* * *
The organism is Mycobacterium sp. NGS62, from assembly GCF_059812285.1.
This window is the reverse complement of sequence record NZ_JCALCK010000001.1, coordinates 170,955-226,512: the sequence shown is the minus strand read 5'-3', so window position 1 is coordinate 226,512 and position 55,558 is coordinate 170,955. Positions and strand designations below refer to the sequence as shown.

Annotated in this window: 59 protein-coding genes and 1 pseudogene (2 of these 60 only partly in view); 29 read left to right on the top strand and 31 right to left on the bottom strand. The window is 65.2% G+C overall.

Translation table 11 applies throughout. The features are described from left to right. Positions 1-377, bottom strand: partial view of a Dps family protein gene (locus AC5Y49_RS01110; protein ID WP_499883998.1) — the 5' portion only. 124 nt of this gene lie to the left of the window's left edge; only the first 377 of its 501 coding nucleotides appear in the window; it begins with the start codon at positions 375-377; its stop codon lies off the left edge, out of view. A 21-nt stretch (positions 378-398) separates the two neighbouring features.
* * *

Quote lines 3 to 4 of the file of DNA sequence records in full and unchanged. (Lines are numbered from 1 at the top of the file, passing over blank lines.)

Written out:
Annotated in this window: 59 protein-coding genes and 1 pseudogene (2 of these 60 only partly in view); 29 read left to right on the top strand and 31 right to left on the bottom strand. The window is 65.2% G+C overall.

Translation table 11 applies throughout. The features are described from left to right. Positions 1-377, bottom strand: partial view of a Dps family protein gene (locus AC5Y49_RS01110; protein ID WP_499883998.1) — the 5' portion only. 124 nt of this gene lie to the left of the window's left edge; only the first 377 of its 501 coding nucleotides appear in the window; it begins with the start codon at positions 375-377; its stop codon lies off the left edge, out of view. A 21-nt stretch (positions 378-398) separates the two neighbouring features.